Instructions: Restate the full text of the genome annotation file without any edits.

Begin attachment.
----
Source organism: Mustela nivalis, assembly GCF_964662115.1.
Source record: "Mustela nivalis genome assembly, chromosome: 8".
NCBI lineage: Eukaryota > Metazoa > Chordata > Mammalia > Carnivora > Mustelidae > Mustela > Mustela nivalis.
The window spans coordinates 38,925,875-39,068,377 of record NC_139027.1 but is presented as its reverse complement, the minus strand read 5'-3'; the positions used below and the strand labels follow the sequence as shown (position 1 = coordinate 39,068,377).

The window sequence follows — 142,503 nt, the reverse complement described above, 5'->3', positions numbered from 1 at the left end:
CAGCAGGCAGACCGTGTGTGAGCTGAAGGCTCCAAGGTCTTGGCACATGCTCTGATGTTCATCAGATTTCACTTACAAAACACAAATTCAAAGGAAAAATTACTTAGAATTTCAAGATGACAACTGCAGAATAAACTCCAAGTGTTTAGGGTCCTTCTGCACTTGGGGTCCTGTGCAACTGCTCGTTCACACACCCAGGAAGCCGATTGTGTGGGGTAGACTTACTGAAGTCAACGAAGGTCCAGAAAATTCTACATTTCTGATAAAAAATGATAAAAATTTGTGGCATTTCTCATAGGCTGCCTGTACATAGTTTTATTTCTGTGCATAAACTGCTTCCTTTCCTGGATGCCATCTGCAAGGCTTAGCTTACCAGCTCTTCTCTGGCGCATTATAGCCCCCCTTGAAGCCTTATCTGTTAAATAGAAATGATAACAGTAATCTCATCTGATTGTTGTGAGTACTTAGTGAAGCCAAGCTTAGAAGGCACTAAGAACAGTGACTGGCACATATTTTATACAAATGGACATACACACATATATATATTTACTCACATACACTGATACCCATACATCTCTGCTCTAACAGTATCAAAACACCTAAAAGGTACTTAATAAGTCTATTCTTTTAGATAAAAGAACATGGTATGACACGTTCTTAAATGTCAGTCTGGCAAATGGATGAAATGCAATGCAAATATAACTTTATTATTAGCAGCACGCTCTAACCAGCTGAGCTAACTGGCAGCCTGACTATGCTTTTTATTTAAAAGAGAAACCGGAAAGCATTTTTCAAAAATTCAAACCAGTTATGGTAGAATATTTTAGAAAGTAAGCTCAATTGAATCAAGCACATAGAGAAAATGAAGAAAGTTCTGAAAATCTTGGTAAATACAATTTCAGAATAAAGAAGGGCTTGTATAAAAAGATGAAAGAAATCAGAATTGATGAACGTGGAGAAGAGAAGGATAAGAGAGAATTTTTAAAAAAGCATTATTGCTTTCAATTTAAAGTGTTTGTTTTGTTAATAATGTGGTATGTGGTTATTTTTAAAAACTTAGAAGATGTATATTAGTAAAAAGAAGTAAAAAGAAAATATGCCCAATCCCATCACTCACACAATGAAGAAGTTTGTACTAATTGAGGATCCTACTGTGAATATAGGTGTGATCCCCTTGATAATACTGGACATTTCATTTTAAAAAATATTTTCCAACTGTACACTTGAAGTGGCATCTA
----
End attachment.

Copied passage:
Source organism: Mustela nivalis, assembly GCF_964662115.1.
Source record: "Mustela nivalis genome assembly, chromosome: 8".
NCBI lineage: Eukaryota > Metazoa > Chordata > Mammalia > Carnivora > Mustelidae > Mustela > Mustela nivalis.
The window spans coordinates 38,925,875-39,068,377 of record NC_139027.1 but is presented as its reverse complement, the minus strand read 5'-3'; the positions used below and the strand labels follow the sequence as shown (position 1 = coordinate 39,068,377).

The window sequence follows — 142,503 nt, the reverse complement described above, 5'->3', positions numbered from 1 at the left end:
CAGCAGGCAGACCGTGTGTGAGCTGAAGGCTCCAAGGTCTTGGCACATGCTCTGATGTTCATCAGATTTCACTTACAAAACACAAATTCAAAGGAAAAATTACTTAGAATTTCAAGATGACAACTGCAGAATAAACTCCAAGTGTTTAGGGTCCTTCTGCACTTGGGGTCCTGTGCAACTGCTCGTTCACACACCCAGGAAGCCGATTGTGTGGGGTAGACTTACTGAAGTCAACGAAGGTCCAGAAAATTCTACATTTCTGATAAAAAATGATAAAAATTTGTGGCATTTCTCATAGGCTGCCTGTACATAGTTTTATTTCTGTGCATAAACTGCTTCCTTTCCTGGATGCCATCTGCAAGGCTTAGCTTACCAGCTCTTCTCTGGCGCATTATAGCCCCCCTTGAAGCCTTATCTGTTAAATAGAAATGATAACAGTAATCTCATCTGATTGTTGTGAGTACTTAGTGAAGCCAAGCTTAGAAGGCACTAAGAACAGTGACTGGCACATATTTTATACAAATGGACATACACACATATATATATTTACTCACATACACTGATACCCATACATCTCTGCTCTAACAGTATCAAAACACCTAAAAGGTACTTAATAAGTCTATTCTTTTAGATAAAAGAACATGGTATGACACGTTCTTAAATGTCAGTCTGGCAAATGGATGAAATGCAATGCAAATATAACTTTATTATTAGCAGCACGCTCTAACCAGCTGAGCTAACTGGCAGCCTGACTATGCTTTTTATTTAAAAGAGAAACCGGAAAGCATTTTTCAAAAATTCAAACCAGTTATGGTAGAATATTTTAGAAAGTAAGCTCAATTGAATCAAGCACATAGAGAAAATGAAGAAAGTTCTGAAAATCTTGGTAAATACAATTTCAGAATAAAGAAGGGCTTGTATAAAAAGATGAAAGAAATCAGAATTGATGAACGTGGAGAAGAGAAGGATAAGAGAGAATTTTTAAAAAAGCATTATTGCTTTCAATTTAAAGTGTTTGTTTTGTTAATAATGTGGTATGTGGTTATTTTTAAAAACTTAGAAGATGTATATTAGTAAAAAGAAGTAAAAAGAAAATATGCCCAATCCCATCACTCACACAATGAAGAAGTTTGTACTAATTGAGGATCCTACTGTGAATATAGGTGTGATCCCCTTGATAATACTGGACATTTCATTTTAAAAAATATTTTCCAACTGTACACTTGAAGTGGCATCTA